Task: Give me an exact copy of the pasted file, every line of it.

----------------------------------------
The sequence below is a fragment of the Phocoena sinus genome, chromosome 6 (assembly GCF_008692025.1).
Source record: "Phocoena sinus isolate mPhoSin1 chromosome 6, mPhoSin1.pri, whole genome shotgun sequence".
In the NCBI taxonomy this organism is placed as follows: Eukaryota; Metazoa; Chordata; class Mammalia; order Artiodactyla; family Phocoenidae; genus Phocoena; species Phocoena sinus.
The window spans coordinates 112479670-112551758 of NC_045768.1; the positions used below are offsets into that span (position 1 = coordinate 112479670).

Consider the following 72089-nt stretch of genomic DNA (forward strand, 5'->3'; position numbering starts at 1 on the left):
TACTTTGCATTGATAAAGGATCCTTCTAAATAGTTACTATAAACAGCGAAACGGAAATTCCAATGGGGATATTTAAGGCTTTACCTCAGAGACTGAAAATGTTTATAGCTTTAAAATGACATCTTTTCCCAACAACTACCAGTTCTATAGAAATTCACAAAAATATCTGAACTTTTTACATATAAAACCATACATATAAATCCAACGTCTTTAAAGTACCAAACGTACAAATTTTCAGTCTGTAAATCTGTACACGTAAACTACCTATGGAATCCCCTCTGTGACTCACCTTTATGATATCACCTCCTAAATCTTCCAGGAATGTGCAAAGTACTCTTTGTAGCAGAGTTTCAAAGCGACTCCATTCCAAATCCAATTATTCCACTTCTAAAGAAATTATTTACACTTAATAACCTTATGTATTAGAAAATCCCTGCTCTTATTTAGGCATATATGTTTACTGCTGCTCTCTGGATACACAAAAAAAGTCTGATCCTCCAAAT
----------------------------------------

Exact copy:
The sequence below is a fragment of the Phocoena sinus genome, chromosome 6 (assembly GCF_008692025.1).
Source record: "Phocoena sinus isolate mPhoSin1 chromosome 6, mPhoSin1.pri, whole genome shotgun sequence".
In the NCBI taxonomy this organism is placed as follows: Eukaryota; Metazoa; Chordata; class Mammalia; order Artiodactyla; family Phocoenidae; genus Phocoena; species Phocoena sinus.
The window spans coordinates 112479670-112551758 of NC_045768.1; the positions used below are offsets into that span (position 1 = coordinate 112479670).

Consider the following 72089-nt stretch of genomic DNA (forward strand, 5'->3'; position numbering starts at 1 on the left):
TACTTTGCATTGATAAAGGATCCTTCTAAATAGTTACTATAAACAGCGAAACGGAAATTCCAATGGGGATATTTAAGGCTTTACCTCAGAGACTGAAAATGTTTATAGCTTTAAAATGACATCTTTTCCCAACAACTACCAGTTCTATAGAAATTCACAAAAATATCTGAACTTTTTACATATAAAACCATACATATAAATCCAACGTCTTTAAAGTACCAAACGTACAAATTTTCAGTCTGTAAATCTGTACACGTAAACTACCTATGGAATCCCCTCTGTGACTCACCTTTATGATATCACCTCCTAAATCTTCCAGGAATGTGCAAAGTACTCTTTGTAGCAGAGTTTCAAAGCGACTCCATTCCAAATCCAATTATTCCACTTCTAAAGAAATTATTTACACTTAATAACCTTATGTATTAGAAAATCCCTGCTCTTATTTAGGCATATATGTTTACTGCTGCTCTCTGGATACACAAAAAAAGTCTGATCCTCCAAAT